Those of us who were lucky enough to be a part of this journey with him were able to witness a true miracle.
Cory was born on January 19, 1987. He was born with a very rare and life-threatening condition known as a short gut syndrome. This meant that Cory was missing the majority of his intestine. Without this organ it remains difficult to absorb vital nutrients needed to sustain life, to thrive, and to grow. Cory was not expected to survive more than a few days, however, no one ever told Cory that, and so began his miraculous journey. Cory had his first surgery at only a few hours old, this was just the beginning. His prognosis of just a few days turned into a few weeks, a few months, a few years, and eventually, it became very evident that Cory was not following any of the expected paths associated with a life threatening medical condition. He was forging his own path. One that would teach so many people so many things, both medically and personally. Those of us who were lucky enough to be a part of this journey with him were able to witness a true miracle.
Cory endured over 100 surgeries & procedures including 2 separate organ transplant surgeries, the 2nd of which included 5 organs transplanted into his body at the same time. Cory’s daily routine was complicated and included several medical interventions throughout his day. Management of his multiple medications caused harsh side effects to his mind and body. While Cory struggled with his health issues daily it was rarely evident to others. His focus was always on the positive moments in his day and he considered the difficulties he had to deal with as just a part of his life. When things got extremely difficult for Cory he would always say “hey, this is still better than the alternative right,” and we all knew what Cory meant by that. He made a conscious decision each day to live it to the fullest. Cory’s faith, hope, courage, and willingness to believe in miracles continued to fuel his unmatched optimism. Cory’s love and appreciation for life kept him ready and willing to face each day not knowing what the day might bring for him. He lived every second of every day to the fullest of his ability. Even on October 26, 2014, when this day brought with it the end of Cory’s struggles, it was with dignity, strength, and peace surrounded by family and love, that Cory followed his path into his future.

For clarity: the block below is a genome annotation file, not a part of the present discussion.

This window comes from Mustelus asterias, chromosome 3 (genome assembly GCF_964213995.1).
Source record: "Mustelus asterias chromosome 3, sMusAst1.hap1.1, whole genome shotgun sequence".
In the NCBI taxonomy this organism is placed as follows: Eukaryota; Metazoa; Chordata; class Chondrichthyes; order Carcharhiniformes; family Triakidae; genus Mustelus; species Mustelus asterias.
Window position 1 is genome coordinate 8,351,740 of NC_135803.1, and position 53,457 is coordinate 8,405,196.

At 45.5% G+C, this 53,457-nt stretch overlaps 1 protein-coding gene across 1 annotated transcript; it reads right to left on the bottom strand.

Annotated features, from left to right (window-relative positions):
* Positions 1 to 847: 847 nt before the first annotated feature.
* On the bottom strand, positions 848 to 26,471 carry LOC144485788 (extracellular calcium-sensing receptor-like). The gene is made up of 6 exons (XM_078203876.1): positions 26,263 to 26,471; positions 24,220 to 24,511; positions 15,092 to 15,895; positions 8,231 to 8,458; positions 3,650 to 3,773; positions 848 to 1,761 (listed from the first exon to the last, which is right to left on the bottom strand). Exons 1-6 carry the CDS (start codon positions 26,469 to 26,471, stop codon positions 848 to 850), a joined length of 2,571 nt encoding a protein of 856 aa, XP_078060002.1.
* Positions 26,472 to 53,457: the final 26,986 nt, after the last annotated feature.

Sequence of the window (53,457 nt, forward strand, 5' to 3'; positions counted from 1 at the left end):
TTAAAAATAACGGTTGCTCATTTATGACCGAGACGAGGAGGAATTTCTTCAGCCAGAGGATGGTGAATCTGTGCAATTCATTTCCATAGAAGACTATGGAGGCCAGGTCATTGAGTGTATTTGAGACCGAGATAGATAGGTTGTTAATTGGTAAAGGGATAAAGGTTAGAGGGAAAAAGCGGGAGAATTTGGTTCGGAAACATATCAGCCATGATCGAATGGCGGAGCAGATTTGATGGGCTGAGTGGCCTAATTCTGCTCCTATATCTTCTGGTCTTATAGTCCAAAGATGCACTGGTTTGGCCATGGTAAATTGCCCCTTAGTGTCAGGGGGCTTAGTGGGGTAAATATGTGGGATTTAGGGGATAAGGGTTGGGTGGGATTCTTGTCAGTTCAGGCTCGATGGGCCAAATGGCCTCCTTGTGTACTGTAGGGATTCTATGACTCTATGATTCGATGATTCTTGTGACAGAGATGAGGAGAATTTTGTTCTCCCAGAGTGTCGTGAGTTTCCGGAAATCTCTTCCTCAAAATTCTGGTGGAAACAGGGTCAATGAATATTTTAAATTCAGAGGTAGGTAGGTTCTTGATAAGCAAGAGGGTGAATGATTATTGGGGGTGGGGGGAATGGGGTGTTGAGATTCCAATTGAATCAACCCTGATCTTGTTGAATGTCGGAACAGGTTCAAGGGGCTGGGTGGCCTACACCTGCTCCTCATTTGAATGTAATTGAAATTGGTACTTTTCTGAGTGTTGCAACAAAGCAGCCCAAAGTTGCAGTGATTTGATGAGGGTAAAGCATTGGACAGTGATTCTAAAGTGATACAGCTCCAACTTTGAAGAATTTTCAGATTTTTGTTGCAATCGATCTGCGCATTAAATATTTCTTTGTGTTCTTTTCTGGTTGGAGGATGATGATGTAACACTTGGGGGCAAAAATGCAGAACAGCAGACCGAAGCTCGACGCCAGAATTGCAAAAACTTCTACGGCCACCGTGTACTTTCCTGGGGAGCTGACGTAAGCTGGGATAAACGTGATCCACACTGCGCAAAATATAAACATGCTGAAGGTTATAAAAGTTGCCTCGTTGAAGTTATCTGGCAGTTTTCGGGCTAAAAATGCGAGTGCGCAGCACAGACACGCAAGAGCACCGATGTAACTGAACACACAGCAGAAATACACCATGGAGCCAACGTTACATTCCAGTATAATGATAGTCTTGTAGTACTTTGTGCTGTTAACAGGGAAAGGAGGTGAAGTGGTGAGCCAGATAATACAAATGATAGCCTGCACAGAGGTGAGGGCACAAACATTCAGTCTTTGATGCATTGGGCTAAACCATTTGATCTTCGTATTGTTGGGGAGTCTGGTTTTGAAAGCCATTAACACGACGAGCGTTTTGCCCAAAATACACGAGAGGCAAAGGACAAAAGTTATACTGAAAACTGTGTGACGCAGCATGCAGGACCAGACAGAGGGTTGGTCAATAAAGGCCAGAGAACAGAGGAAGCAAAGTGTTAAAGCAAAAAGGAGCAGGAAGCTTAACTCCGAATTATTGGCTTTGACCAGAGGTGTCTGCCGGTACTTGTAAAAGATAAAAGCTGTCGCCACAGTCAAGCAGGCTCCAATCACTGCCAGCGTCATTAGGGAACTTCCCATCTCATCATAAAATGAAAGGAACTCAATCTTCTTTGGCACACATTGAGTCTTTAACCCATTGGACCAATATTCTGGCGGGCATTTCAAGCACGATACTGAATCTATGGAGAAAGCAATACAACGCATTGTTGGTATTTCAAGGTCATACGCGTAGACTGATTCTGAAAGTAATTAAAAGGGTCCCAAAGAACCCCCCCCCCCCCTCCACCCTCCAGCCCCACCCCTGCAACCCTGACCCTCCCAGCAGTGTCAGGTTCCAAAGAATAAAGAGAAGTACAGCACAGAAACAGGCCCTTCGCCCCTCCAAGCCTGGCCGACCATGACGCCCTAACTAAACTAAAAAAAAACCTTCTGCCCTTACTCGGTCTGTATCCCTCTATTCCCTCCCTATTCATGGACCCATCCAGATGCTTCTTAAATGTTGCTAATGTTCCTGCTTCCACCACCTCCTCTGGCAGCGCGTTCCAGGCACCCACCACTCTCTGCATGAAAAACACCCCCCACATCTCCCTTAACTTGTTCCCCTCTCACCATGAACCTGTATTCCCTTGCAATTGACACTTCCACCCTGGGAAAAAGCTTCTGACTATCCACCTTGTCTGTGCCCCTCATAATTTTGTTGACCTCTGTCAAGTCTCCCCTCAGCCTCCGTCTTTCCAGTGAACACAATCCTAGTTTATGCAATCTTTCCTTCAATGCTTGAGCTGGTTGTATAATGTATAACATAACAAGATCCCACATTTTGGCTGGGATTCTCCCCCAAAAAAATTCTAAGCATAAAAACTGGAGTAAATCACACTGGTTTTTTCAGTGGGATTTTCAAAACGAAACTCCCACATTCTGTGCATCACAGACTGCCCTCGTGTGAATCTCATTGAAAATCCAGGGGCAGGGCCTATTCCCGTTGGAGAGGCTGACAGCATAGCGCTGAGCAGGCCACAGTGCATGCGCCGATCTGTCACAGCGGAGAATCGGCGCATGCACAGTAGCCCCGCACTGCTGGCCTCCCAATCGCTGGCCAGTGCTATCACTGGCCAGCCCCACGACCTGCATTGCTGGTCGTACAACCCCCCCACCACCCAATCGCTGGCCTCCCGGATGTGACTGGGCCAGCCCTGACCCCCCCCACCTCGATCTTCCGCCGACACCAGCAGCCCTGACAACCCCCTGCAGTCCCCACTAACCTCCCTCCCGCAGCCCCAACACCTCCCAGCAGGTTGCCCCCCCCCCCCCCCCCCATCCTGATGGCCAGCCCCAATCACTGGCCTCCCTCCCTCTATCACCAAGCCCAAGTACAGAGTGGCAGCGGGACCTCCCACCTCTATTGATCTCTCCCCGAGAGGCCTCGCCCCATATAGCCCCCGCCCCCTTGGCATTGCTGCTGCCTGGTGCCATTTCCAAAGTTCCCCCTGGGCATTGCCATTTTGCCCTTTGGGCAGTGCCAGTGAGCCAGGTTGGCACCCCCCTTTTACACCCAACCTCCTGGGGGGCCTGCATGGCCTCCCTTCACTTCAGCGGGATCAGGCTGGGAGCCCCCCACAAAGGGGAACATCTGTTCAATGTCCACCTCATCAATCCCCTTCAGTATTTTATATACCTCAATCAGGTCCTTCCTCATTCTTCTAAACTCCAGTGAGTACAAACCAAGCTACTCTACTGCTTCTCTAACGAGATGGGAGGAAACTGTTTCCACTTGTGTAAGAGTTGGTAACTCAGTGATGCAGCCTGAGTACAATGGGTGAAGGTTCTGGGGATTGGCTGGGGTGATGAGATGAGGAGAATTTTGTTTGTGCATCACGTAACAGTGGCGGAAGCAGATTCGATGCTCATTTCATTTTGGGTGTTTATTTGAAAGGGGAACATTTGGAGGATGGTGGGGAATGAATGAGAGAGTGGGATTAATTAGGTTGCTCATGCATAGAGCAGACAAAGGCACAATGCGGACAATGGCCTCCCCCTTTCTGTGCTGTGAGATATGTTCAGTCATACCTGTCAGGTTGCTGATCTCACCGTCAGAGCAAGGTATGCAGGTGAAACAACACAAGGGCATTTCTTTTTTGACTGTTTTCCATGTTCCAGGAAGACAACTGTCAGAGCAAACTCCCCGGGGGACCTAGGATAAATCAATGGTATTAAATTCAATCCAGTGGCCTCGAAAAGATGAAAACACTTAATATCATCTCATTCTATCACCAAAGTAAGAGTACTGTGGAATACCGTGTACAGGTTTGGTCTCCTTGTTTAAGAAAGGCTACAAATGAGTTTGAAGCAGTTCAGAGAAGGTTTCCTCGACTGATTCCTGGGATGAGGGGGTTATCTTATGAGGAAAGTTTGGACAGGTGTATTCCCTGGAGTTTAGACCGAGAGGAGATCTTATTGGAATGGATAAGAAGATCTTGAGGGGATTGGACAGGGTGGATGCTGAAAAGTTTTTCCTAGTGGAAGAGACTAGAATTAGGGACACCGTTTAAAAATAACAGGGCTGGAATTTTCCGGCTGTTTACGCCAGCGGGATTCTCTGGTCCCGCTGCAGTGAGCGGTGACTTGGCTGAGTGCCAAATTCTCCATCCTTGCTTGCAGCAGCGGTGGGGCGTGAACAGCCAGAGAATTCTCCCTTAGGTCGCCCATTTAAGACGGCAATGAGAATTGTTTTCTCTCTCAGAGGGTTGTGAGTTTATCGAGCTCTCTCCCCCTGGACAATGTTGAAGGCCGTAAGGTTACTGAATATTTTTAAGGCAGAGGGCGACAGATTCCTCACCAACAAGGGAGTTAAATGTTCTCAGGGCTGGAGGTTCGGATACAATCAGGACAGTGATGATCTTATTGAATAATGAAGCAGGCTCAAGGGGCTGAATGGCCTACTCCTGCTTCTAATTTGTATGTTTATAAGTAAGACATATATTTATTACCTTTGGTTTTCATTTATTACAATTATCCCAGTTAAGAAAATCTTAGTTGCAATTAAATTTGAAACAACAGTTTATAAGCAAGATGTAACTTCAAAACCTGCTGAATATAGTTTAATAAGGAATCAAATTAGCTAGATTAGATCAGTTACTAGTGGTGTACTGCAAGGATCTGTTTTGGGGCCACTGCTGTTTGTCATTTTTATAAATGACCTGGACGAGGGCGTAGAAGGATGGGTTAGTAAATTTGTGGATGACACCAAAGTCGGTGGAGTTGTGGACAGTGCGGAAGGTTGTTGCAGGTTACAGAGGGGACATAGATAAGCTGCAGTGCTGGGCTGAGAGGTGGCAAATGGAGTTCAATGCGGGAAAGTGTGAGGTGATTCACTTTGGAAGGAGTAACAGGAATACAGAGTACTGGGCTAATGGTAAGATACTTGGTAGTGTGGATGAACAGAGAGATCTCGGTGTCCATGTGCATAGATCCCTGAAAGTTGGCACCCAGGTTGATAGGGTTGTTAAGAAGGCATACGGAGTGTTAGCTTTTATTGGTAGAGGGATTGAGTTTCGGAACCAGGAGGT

Even with all of Cory’s medical issues forcing him to miss school for extended periods of time, he always worked very hard to keep up with his academic responsibilities. By the time Cory reached high school, he had been placed on the transplant list at Pittsburgh Children’s Hospital. He began to get physically weaker and could no longer attend classes. Cory worked with a tutor and was homeschooled throughout high school. He worked very hard to keep up with the work that his classmates were doing because he was determined to graduate high school on time and with his peers. This was very important to Cory. And of course, he made it happen. Even when on the morning of graduation Cory ended up in the emergency department and they were recommending he have surgery, Cory told them “not today, I’m graduating today, you can do surgery tomorrow”. Cory arrived for the graduation ceremony with a big smile and we were all so very proud of him.